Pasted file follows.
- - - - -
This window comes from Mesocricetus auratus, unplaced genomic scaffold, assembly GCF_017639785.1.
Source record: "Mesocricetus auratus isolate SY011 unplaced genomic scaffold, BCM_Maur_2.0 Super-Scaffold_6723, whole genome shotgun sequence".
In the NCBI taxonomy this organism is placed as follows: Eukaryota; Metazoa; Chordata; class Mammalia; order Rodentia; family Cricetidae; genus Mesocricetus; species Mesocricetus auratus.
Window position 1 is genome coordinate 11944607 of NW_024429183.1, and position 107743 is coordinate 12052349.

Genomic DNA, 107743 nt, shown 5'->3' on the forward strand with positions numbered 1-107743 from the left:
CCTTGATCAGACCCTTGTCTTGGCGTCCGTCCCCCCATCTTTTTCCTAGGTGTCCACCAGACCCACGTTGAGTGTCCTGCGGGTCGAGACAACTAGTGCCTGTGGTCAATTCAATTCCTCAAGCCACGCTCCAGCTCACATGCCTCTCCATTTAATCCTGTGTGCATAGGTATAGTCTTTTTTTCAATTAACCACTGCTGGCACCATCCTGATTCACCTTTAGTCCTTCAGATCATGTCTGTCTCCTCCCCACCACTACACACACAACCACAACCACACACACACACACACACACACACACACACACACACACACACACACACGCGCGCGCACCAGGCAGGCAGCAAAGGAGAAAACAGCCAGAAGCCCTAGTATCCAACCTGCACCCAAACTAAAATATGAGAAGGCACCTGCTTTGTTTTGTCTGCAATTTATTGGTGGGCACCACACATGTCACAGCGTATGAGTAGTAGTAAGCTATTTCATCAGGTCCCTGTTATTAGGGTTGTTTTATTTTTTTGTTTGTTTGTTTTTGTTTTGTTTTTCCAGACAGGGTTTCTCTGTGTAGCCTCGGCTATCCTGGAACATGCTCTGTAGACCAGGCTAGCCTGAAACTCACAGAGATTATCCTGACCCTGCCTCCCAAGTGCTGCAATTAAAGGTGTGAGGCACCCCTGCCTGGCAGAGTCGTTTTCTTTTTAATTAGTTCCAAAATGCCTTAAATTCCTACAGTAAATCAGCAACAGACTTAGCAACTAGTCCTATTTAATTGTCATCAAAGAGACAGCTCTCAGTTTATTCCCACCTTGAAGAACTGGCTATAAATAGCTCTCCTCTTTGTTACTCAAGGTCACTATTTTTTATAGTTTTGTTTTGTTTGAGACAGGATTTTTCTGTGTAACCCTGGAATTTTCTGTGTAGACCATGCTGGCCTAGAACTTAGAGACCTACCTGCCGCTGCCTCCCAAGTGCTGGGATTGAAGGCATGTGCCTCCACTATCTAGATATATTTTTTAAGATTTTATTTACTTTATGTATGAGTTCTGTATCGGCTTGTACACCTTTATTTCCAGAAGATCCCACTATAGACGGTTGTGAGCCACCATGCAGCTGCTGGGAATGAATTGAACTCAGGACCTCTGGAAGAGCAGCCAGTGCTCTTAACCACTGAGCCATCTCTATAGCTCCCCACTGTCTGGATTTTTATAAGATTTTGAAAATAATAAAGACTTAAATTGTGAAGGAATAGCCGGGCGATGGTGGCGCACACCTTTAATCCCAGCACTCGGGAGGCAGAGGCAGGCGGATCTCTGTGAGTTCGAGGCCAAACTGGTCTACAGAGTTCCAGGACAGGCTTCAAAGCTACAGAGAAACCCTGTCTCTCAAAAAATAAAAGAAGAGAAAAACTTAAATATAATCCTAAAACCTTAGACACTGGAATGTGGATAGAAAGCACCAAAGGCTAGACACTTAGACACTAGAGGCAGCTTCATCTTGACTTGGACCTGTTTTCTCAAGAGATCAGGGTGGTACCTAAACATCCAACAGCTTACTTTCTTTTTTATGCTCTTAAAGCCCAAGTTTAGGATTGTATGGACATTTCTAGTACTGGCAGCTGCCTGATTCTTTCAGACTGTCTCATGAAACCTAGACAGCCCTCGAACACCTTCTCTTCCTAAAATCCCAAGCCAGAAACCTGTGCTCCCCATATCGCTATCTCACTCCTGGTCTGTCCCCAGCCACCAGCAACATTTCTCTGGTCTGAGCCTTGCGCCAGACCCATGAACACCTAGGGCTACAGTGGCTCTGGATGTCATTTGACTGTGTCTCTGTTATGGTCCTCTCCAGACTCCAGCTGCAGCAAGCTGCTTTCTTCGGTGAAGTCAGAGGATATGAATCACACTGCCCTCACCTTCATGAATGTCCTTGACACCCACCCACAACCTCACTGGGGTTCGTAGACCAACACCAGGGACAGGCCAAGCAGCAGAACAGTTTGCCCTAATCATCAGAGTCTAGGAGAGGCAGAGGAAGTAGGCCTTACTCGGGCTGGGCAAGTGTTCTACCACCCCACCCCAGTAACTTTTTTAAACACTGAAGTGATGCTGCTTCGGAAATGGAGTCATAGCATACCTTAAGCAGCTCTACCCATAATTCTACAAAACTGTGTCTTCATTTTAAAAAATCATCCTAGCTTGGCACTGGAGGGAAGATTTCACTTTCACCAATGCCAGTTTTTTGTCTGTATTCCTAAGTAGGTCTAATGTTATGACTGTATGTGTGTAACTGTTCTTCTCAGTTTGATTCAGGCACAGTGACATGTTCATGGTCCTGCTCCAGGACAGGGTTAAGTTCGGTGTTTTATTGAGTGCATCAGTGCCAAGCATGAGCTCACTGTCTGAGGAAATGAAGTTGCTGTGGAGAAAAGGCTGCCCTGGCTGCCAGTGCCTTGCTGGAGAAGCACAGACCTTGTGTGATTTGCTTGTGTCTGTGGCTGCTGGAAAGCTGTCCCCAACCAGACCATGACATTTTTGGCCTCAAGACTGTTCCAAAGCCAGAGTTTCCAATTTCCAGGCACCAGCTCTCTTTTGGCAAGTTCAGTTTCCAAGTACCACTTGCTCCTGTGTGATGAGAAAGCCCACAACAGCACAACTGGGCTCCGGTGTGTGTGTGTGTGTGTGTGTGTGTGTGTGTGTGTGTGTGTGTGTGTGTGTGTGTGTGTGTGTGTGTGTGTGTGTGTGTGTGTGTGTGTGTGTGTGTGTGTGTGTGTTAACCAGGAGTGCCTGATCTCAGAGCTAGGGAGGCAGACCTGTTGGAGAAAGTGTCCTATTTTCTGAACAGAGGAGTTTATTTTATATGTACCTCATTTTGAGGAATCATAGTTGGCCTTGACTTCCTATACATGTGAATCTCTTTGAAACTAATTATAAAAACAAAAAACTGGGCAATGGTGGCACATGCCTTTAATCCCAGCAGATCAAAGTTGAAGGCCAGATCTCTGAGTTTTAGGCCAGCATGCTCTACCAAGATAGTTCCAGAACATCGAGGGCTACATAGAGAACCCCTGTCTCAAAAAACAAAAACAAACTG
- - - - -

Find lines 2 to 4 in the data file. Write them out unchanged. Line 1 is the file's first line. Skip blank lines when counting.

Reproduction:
Source record: "Mesocricetus auratus isolate SY011 unplaced genomic scaffold, BCM_Maur_2.0 Super-Scaffold_6723, whole genome shotgun sequence".
In the NCBI taxonomy this organism is placed as follows: Eukaryota; Metazoa; Chordata; class Mammalia; order Rodentia; family Cricetidae; genus Mesocricetus; species Mesocricetus auratus.
Window position 1 is genome coordinate 11944607 of NW_024429183.1, and position 107743 is coordinate 12052349.